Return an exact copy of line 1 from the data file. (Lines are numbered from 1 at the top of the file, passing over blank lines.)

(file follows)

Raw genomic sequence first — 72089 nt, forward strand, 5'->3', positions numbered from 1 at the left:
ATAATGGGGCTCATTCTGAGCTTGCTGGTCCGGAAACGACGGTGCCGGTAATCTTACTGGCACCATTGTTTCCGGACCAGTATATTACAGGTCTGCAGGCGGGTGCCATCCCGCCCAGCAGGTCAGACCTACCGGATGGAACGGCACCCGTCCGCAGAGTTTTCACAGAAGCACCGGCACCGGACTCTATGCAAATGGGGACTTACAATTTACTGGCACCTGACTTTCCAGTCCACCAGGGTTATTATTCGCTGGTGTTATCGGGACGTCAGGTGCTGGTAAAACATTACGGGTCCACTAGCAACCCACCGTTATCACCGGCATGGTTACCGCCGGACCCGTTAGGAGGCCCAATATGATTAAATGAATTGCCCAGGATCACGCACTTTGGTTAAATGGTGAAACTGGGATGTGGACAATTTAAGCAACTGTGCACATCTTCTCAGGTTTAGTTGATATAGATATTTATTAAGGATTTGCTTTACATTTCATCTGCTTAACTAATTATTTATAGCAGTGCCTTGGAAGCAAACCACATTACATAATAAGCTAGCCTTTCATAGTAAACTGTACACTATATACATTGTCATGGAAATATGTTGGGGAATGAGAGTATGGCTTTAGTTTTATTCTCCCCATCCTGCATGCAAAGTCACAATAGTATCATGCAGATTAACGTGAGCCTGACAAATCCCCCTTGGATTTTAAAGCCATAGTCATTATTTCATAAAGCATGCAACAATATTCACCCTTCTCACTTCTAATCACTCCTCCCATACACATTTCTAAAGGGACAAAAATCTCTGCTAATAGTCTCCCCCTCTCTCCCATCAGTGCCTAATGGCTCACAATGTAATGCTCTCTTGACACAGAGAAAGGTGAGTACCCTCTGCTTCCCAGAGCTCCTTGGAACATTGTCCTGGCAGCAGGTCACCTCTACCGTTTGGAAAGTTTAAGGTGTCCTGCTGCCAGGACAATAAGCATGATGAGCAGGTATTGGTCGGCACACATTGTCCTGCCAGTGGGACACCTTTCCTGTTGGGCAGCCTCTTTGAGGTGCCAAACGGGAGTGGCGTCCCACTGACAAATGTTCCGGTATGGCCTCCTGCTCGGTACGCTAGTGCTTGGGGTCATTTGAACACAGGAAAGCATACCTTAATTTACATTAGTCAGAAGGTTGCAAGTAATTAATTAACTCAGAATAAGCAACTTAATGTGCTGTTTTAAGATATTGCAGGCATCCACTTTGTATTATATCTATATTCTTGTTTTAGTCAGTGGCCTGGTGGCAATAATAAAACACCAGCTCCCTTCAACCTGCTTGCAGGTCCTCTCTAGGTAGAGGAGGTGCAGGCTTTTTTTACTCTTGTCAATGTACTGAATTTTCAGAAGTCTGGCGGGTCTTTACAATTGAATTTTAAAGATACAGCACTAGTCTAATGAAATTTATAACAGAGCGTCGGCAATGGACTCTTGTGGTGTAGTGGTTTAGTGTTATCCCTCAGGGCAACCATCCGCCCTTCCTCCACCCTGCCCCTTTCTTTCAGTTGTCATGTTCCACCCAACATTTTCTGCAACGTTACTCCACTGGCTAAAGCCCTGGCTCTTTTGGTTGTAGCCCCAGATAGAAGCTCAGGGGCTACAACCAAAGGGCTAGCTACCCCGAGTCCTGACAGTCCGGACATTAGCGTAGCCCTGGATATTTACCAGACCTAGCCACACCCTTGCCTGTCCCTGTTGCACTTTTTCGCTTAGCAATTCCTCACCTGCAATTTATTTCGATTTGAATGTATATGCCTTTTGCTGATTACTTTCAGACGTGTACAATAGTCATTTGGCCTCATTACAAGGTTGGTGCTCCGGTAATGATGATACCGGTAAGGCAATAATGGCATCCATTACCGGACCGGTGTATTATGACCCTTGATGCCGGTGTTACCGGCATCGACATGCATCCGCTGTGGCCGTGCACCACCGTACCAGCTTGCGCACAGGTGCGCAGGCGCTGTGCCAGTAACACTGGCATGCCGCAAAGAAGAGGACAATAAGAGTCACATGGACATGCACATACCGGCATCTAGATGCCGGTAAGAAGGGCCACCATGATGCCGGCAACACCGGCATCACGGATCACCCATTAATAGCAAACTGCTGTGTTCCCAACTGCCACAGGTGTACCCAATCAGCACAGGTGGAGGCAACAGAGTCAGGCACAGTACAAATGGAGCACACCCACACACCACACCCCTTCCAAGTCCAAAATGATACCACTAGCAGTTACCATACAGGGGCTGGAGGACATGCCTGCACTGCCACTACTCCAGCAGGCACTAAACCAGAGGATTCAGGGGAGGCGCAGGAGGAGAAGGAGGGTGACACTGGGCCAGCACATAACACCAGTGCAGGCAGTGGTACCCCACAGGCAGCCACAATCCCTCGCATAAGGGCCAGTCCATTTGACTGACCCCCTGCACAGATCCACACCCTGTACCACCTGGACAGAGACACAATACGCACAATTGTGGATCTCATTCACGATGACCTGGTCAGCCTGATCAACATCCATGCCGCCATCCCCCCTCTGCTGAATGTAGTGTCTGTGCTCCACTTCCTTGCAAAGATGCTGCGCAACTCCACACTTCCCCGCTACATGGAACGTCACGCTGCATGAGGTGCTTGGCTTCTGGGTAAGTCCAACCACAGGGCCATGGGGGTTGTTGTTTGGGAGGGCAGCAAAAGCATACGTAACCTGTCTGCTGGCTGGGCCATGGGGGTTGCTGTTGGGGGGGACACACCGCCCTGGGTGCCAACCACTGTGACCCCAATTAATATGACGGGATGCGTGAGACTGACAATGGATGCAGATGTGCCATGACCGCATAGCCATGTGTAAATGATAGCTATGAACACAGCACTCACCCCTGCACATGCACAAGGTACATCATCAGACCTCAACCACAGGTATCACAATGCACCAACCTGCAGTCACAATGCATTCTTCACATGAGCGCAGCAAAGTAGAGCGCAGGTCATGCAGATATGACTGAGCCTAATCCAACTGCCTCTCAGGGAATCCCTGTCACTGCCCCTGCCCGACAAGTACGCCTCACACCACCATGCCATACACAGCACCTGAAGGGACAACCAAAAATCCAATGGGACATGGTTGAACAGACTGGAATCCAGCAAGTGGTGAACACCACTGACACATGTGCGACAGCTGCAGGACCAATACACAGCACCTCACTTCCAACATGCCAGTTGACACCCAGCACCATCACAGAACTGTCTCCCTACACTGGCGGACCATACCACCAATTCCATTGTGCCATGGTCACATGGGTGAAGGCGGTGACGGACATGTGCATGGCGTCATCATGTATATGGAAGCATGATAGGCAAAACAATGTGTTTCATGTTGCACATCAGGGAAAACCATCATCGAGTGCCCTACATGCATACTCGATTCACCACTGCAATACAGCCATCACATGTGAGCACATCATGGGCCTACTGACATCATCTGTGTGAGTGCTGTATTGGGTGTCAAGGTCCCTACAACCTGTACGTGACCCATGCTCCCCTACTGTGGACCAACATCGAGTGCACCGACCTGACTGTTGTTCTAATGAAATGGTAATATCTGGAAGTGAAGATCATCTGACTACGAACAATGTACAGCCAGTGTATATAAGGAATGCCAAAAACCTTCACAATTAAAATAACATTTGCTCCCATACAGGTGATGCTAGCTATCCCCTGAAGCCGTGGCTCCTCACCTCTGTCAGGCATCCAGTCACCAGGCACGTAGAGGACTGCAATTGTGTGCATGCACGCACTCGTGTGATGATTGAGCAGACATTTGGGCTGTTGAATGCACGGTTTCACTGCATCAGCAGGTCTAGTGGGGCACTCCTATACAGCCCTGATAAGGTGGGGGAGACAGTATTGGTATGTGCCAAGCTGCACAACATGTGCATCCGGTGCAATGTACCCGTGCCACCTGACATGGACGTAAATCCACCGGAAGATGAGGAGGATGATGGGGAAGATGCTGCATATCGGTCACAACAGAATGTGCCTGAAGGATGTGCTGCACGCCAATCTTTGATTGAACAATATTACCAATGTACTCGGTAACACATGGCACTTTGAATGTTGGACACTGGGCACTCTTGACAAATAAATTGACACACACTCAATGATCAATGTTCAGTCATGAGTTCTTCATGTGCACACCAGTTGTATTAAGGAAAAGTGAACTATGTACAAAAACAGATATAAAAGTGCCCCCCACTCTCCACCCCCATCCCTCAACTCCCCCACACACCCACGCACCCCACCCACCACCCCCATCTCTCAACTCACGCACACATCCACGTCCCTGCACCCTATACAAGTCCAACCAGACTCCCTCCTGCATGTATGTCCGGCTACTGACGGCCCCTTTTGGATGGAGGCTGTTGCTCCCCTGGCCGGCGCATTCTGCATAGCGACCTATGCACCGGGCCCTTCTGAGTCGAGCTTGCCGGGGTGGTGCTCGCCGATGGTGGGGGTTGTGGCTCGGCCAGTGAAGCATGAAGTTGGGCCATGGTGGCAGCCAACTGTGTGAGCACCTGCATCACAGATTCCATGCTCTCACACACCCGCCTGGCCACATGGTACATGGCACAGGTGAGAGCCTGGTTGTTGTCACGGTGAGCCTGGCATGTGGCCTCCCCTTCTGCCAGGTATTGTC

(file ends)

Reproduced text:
Raw genomic sequence first — 72089 nt, forward strand, 5'->3', positions numbered from 1 at the left: